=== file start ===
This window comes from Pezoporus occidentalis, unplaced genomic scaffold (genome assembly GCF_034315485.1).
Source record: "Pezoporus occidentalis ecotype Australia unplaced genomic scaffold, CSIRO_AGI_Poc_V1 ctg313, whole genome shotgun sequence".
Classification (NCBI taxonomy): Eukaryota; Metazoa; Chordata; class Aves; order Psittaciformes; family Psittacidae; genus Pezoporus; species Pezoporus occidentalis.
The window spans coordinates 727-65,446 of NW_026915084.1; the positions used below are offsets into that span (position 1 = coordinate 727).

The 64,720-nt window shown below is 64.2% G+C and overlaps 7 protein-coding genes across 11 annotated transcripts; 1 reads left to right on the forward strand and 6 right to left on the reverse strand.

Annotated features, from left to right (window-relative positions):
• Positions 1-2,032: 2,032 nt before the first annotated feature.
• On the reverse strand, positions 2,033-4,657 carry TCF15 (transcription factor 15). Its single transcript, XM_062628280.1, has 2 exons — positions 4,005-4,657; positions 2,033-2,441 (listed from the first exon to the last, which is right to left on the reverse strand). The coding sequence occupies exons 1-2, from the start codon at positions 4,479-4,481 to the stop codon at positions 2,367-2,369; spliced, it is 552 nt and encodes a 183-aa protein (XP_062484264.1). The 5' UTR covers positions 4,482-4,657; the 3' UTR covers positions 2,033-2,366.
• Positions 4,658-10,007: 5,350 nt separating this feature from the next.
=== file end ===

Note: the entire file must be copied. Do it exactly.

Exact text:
This window comes from Pezoporus occidentalis, unplaced genomic scaffold (genome assembly GCF_034315485.1).
Source record: "Pezoporus occidentalis ecotype Australia unplaced genomic scaffold, CSIRO_AGI_Poc_V1 ctg313, whole genome shotgun sequence".
Classification (NCBI taxonomy): Eukaryota; Metazoa; Chordata; class Aves; order Psittaciformes; family Psittacidae; genus Pezoporus; species Pezoporus occidentalis.
The window spans coordinates 727-65,446 of NW_026915084.1; the positions used below are offsets into that span (position 1 = coordinate 727).

The 64,720-nt window shown below is 64.2% G+C and overlaps 7 protein-coding genes across 11 annotated transcripts; 1 reads left to right on the forward strand and 6 right to left on the reverse strand.

Annotated features, from left to right (window-relative positions):
• Positions 1-2,032: 2,032 nt before the first annotated feature.
• On the reverse strand, positions 2,033-4,657 carry TCF15 (transcription factor 15). Its single transcript, XM_062628280.1, has 2 exons — positions 4,005-4,657; positions 2,033-2,441 (listed from the first exon to the last, which is right to left on the reverse strand). The coding sequence occupies exons 1-2, from the start codon at positions 4,479-4,481 to the stop codon at positions 2,367-2,369; spliced, it is 552 nt and encodes a 183-aa protein (XP_062484264.1). The 5' UTR covers positions 4,482-4,657; the 3' UTR covers positions 2,033-2,366.
• Positions 4,658-10,007: 5,350 nt separating this feature from the next.